CallKit is a framework that aims to improve the VoIP experience by allowing apps to integrate with the native phone UI. By adopting CallKit, your app will be able to:

  • Use the native incoming call screen in both the locked and unlocked states.
  • Start calls from the native phone app’s Contacts, Favorites and Recents screens.
  • Interplay with other calls in the system.

In this section, you’ll get more familiar with the CallKit architecture. The diagram below shows all the key players:

CallKit Architecture

When working with CallKit, there are two primary classes you’ll interact with: CXProvider and CXCallController. Time to dive in!


Your app will use CXProvider to report any out-of-band notifications to the system. These are usually external events, such as an incoming call.

When such an event occurs, CXProvider creates a call update to notify the system. Call updates encapsulate new or changed call-related information. They are of the CXCallUpdate class, which exposes properties such as the caller’s name or whether a call is video or audio-only.

When the system wants to notify the app of events, it usesCXAction instances. CXAction is an abstract class representing telephony actions. For each action, CallKit provides a different concrete implementation of CXAction. For instance, CXStartCallAction represents initiating an outgoing call, while CXAnswerCallAction answers an incoming call. A unique UUID identifies each action, which can fail or fulfill.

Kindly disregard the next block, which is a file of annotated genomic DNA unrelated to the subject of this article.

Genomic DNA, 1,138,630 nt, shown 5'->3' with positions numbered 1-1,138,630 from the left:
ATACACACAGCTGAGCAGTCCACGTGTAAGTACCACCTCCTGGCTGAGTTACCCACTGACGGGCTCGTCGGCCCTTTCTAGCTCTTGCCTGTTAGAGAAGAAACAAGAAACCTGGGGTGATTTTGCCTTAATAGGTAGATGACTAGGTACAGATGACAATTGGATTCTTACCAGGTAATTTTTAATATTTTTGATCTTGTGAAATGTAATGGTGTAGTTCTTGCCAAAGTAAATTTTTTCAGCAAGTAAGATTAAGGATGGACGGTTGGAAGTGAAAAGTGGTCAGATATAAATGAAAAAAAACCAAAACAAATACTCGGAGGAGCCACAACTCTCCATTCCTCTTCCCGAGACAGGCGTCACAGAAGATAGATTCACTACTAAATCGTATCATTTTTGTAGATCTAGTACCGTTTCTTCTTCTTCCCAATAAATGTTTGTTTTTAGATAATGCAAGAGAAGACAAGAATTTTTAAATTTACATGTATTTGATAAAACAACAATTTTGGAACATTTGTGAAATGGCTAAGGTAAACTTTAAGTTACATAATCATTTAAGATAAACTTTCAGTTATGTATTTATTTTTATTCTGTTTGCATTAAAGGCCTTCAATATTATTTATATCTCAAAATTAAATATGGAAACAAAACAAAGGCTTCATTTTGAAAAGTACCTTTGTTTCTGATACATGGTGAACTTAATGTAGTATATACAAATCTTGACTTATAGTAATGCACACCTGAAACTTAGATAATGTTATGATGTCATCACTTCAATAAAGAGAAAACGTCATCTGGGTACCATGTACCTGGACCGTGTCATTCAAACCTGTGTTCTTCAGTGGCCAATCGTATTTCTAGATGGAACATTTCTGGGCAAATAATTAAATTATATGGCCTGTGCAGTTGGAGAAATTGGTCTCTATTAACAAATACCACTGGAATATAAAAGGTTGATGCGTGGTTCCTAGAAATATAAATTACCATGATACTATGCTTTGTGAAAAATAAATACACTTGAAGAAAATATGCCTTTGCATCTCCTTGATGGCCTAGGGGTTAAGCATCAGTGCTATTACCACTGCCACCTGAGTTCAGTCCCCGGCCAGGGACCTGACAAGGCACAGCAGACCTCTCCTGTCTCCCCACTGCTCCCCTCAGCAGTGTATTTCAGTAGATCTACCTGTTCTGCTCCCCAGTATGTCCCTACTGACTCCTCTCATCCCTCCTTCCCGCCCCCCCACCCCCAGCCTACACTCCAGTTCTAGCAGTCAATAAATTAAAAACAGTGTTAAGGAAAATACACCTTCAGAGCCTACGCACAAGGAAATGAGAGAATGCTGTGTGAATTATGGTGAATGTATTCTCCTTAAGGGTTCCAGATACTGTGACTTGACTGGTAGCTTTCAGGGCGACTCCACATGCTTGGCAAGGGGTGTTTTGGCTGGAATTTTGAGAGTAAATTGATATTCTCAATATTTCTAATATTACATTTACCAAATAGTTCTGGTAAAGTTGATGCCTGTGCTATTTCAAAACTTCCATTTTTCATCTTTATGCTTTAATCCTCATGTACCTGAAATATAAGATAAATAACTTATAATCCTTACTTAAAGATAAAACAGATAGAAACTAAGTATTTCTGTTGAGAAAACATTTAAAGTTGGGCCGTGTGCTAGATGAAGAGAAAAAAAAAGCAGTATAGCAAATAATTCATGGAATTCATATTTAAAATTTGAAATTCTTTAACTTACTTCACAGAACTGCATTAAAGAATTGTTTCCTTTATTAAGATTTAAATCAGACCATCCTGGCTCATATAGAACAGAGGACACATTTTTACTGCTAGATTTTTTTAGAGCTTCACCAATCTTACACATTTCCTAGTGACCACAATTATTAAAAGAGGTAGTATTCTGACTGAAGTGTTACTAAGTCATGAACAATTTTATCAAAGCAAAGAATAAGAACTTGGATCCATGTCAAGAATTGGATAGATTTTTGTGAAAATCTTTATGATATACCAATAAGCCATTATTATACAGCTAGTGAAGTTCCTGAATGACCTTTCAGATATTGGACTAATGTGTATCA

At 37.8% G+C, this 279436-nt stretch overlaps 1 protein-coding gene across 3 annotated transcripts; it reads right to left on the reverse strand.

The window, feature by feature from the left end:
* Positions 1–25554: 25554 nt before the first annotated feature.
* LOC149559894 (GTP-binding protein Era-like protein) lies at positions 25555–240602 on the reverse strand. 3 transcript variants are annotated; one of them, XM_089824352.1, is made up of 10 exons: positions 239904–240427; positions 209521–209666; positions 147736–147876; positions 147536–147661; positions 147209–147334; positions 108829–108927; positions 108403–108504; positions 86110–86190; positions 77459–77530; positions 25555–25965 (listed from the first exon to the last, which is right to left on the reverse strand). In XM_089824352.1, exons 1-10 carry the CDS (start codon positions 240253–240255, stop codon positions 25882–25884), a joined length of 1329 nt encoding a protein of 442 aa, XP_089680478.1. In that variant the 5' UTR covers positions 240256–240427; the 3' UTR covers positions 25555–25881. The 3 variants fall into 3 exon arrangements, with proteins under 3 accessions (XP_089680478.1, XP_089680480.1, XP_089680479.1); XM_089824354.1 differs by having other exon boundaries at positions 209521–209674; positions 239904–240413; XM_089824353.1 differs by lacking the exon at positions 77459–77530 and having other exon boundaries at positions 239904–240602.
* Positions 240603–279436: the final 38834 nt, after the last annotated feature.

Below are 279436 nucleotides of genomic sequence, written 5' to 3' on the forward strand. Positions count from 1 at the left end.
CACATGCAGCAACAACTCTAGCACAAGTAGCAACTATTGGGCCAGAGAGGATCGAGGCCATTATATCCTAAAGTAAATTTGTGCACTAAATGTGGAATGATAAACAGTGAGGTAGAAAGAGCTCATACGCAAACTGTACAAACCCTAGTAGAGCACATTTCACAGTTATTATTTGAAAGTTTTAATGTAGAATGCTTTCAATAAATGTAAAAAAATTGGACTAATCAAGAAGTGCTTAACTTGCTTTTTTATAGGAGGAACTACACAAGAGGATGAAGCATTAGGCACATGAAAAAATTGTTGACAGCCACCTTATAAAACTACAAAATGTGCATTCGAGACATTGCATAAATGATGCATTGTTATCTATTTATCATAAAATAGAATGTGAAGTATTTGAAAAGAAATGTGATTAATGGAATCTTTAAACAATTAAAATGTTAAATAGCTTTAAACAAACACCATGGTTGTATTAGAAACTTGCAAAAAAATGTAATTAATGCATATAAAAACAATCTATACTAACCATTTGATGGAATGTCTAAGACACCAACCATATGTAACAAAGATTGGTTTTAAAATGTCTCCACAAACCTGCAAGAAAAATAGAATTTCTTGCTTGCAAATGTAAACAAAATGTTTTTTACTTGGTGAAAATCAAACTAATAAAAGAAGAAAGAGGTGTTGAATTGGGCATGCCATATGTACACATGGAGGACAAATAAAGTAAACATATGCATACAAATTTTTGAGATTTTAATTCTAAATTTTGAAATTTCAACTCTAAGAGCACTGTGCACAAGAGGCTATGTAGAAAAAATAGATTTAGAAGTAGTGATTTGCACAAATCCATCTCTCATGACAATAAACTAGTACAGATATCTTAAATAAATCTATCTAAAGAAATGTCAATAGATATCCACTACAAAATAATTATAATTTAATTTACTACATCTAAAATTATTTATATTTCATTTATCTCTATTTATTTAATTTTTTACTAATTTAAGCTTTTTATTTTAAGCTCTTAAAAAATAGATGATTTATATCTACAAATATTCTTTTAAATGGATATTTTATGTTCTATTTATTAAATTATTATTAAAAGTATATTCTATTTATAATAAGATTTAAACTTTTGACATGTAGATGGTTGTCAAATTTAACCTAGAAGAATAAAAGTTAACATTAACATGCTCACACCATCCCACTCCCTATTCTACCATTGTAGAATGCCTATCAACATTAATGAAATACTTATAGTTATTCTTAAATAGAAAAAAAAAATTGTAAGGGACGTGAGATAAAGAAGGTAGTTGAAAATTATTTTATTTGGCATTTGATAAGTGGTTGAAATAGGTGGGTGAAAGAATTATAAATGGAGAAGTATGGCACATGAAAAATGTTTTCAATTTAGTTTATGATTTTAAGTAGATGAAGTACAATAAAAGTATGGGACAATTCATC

Apps can communicate with CXProvider through the CXProviderDelegate protocol, which defines methods for provider lifecycle events and incoming actions.


The app will use CXCallController to inform the system of user-initiated requests, such as a Start call action. This is the key difference between the CXProvider and the CXCallController: The provider reports to the system whereas the call controller makes requests from the system on behalf of the user.

The call controller uses transactions to make these requests. Transactions, represented by CXTransaction, contain one or more CXAction instances. The call controller sends transactions to the system. If everything is in order, the system responds with the appropriate action to the provider.

What does this look like in practice?

Incoming Calls

The diagram below shows a high-level overview of an incoming call flow:


  1. In response to an incoming call, the app constructs a CXCallUpdate and uses the provider to send it to the system.
  2. The system publishes this as an incoming call to all of its services.
  3. When the user answers the call, the system sends a CXAnswerCallAction instance to the provider.
  4. The app answers the call by implementing the appropriate CXProviderDelegate method.